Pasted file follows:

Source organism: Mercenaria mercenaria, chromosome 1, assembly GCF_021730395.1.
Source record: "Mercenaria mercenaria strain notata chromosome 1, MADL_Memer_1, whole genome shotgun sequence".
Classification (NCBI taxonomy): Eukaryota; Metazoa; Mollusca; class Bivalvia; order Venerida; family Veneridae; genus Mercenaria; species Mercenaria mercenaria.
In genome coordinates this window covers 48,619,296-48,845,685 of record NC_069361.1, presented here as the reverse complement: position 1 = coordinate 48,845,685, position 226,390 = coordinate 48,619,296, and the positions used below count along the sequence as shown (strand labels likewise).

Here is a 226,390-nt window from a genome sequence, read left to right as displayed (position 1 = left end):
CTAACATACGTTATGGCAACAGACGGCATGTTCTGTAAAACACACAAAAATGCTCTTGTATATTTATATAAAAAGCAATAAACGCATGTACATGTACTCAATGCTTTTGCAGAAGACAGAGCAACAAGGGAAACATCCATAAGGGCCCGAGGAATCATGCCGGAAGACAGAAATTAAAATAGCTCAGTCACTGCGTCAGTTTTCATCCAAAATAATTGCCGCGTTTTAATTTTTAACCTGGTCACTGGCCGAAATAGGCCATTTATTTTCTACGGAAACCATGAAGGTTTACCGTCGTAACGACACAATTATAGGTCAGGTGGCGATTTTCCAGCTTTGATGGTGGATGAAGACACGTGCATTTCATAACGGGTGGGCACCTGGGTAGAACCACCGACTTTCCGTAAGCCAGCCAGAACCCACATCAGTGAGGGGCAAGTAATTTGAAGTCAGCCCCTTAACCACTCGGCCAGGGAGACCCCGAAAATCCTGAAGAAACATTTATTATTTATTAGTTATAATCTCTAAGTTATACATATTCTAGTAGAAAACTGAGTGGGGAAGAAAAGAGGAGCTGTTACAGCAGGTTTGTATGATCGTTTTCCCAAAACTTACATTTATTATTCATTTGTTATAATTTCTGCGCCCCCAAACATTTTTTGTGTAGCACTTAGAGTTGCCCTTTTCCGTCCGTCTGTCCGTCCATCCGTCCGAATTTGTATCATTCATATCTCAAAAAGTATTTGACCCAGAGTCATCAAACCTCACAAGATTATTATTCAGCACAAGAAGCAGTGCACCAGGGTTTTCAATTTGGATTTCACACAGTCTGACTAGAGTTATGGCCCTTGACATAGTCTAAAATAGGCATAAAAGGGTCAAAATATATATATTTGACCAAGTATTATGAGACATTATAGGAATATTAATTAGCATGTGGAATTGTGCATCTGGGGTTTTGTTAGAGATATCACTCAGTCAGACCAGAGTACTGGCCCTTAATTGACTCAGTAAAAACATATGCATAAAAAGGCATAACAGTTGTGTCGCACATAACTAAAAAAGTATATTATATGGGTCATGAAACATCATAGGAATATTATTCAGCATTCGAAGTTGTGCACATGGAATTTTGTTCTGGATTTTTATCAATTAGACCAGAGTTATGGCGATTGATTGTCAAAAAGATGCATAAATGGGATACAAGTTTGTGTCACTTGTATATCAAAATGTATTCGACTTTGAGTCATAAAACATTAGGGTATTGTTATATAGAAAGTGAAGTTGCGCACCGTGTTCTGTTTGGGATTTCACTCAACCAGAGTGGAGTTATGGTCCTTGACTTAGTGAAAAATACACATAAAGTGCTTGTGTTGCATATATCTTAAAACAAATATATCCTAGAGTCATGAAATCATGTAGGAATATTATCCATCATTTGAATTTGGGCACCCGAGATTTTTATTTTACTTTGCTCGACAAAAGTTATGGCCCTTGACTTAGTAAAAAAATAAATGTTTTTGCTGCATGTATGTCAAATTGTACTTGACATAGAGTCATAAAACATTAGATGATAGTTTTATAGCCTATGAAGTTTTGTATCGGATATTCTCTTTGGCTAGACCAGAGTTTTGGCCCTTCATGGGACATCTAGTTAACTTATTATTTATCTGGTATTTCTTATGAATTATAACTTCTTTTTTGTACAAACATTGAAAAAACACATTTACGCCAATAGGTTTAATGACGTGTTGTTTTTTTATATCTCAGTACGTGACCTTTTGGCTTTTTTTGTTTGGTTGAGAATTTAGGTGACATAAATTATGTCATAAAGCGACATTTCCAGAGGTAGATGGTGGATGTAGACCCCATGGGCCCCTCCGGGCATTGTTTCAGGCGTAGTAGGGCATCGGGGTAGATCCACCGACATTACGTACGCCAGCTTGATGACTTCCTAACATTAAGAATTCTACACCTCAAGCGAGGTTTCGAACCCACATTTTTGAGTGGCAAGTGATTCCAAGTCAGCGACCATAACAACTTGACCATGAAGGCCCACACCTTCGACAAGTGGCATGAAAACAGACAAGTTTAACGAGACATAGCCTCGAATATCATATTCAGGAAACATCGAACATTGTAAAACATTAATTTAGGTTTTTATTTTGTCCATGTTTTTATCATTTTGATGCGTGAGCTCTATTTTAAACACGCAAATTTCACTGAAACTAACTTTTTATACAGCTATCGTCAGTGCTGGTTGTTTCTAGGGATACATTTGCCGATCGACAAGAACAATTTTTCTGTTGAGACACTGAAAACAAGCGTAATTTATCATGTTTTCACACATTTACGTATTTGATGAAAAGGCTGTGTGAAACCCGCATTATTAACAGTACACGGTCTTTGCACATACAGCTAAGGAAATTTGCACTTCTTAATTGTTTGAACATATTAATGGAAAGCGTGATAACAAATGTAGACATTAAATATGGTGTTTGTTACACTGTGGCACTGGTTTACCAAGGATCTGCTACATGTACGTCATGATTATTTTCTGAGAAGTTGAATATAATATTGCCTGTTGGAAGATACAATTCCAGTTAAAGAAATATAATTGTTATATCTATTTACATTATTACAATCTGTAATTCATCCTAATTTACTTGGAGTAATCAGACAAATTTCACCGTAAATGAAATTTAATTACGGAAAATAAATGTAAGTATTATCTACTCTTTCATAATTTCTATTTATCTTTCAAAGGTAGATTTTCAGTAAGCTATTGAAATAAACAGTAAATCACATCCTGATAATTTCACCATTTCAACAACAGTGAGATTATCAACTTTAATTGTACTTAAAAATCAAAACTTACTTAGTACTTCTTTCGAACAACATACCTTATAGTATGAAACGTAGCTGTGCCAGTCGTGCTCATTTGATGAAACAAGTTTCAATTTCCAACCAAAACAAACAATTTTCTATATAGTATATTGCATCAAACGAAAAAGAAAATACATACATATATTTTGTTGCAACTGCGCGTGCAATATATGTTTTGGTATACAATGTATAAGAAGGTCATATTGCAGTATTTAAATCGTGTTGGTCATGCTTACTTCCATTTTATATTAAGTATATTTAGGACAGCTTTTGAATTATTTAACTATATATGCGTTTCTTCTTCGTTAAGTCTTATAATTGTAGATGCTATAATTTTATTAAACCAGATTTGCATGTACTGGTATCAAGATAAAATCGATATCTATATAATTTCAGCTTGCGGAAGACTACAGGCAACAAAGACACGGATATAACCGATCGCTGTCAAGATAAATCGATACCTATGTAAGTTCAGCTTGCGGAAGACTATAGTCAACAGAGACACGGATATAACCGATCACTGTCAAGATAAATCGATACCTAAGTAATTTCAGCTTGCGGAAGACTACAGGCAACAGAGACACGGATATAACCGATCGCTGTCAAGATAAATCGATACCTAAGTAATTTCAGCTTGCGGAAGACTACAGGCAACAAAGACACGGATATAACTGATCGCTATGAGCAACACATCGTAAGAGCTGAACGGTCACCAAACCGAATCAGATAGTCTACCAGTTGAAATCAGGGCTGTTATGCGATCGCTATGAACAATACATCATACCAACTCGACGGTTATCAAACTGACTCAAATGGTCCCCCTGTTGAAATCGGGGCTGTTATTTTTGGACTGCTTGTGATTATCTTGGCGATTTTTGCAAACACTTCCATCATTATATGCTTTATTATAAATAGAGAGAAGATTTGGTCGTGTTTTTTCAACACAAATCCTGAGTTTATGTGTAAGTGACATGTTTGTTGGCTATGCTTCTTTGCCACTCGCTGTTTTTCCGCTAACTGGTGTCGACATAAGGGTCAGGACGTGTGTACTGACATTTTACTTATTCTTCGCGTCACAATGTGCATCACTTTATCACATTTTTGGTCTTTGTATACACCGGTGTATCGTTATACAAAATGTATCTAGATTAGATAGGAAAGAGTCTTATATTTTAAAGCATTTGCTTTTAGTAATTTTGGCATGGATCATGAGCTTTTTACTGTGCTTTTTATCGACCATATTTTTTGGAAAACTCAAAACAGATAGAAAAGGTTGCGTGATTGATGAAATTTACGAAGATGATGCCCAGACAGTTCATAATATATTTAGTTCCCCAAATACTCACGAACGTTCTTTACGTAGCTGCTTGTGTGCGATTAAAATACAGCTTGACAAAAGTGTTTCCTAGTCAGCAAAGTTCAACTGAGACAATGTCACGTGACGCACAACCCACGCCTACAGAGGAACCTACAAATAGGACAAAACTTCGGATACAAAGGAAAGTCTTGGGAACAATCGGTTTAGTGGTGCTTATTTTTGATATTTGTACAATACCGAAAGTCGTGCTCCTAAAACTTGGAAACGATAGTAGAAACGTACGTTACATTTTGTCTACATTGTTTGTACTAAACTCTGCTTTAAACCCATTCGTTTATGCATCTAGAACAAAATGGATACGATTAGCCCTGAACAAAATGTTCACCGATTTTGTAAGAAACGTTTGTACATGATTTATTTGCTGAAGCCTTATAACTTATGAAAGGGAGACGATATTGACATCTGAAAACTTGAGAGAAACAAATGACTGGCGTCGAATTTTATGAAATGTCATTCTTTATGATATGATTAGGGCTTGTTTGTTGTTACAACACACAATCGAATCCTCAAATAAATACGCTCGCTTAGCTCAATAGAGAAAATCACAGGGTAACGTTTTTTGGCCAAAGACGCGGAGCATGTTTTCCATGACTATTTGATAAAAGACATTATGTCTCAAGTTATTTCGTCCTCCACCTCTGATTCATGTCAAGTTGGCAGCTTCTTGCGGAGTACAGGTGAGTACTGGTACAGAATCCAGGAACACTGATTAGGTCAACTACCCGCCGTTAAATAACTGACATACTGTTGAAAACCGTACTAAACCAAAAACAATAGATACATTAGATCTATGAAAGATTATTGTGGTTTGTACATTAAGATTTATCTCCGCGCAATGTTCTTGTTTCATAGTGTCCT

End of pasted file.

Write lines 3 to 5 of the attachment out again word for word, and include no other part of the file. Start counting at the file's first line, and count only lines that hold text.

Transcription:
Classification (NCBI taxonomy): Eukaryota; Metazoa; Mollusca; class Bivalvia; order Venerida; family Veneridae; genus Mercenaria; species Mercenaria mercenaria.
In genome coordinates this window covers 48,619,296-48,845,685 of record NC_069361.1, presented here as the reverse complement: position 1 = coordinate 48,845,685, position 226,390 = coordinate 48,619,296, and the positions used below count along the sequence as shown (strand labels likewise).

Here is a 226,390-nt window from a genome sequence, read left to right as displayed (position 1 = left end):